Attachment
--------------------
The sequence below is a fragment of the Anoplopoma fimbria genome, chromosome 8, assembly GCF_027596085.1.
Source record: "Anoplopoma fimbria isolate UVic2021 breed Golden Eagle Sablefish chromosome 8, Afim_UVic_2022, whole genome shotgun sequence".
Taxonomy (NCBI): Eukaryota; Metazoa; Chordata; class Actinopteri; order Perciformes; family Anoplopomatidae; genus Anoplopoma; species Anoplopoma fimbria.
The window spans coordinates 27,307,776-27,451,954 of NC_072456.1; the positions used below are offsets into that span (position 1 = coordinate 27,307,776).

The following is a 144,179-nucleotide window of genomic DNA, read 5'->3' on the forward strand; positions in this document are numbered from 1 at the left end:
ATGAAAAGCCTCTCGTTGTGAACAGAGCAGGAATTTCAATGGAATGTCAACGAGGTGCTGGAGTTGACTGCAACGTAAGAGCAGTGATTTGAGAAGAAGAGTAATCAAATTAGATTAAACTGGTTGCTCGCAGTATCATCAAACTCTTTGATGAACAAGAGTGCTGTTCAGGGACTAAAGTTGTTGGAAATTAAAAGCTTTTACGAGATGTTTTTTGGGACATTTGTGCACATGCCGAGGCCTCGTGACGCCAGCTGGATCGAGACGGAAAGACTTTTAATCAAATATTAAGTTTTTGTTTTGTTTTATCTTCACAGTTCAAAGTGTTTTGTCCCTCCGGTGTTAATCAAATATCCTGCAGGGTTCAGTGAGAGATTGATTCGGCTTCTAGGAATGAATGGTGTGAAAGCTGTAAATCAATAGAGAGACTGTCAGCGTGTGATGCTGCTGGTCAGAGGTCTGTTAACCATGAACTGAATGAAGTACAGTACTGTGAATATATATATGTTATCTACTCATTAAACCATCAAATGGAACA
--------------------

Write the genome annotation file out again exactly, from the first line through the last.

The sequence below is a fragment of the Anoplopoma fimbria genome, chromosome 8, assembly GCF_027596085.1.
Source record: "Anoplopoma fimbria isolate UVic2021 breed Golden Eagle Sablefish chromosome 8, Afim_UVic_2022, whole genome shotgun sequence".
Taxonomy (NCBI): Eukaryota; Metazoa; Chordata; class Actinopteri; order Perciformes; family Anoplopomatidae; genus Anoplopoma; species Anoplopoma fimbria.
The window spans coordinates 27,307,776-27,451,954 of NC_072456.1; the positions used below are offsets into that span (position 1 = coordinate 27,307,776).

The following is a 144,179-nucleotide window of genomic DNA, read 5'->3' on the forward strand; positions in this document are numbered from 1 at the left end:
ATGAAAAGCCTCTCGTTGTGAACAGAGCAGGAATTTCAATGGAATGTCAACGAGGTGCTGGAGTTGACTGCAACGTAAGAGCAGTGATTTGAGAAGAAGAGTAATCAAATTAGATTAAACTGGTTGCTCGCAGTATCATCAAACTCTTTGATGAACAAGAGTGCTGTTCAGGGACTAAAGTTGTTGGAAATTAAAAGCTTTTACGAGATGTTTTTTGGGACATTTGTGCACATGCCGAGGCCTCGTGACGCCAGCTGGATCGAGACGGAAAGACTTTTAATCAAATATTAAGTTTTTGTTTTGTTTTATCTTCACAGTTCAAAGTGTTTTGTCCCTCCGGTGTTAATCAAATATCCTGCAGGGTTCAGTGAGAGATTGATTCGGCTTCTAGGAATGAATGGTGTGAAAGCTGTAAATCAATAGAGAGACTGTCAGCGTGTGATGCTGCTGGTCAGAGGTCTGTTAACCATGAACTGAATGAAGTACAGTACTGTGAATATATATATGTTATCTACTCATTAAACCATCAAATGGAACA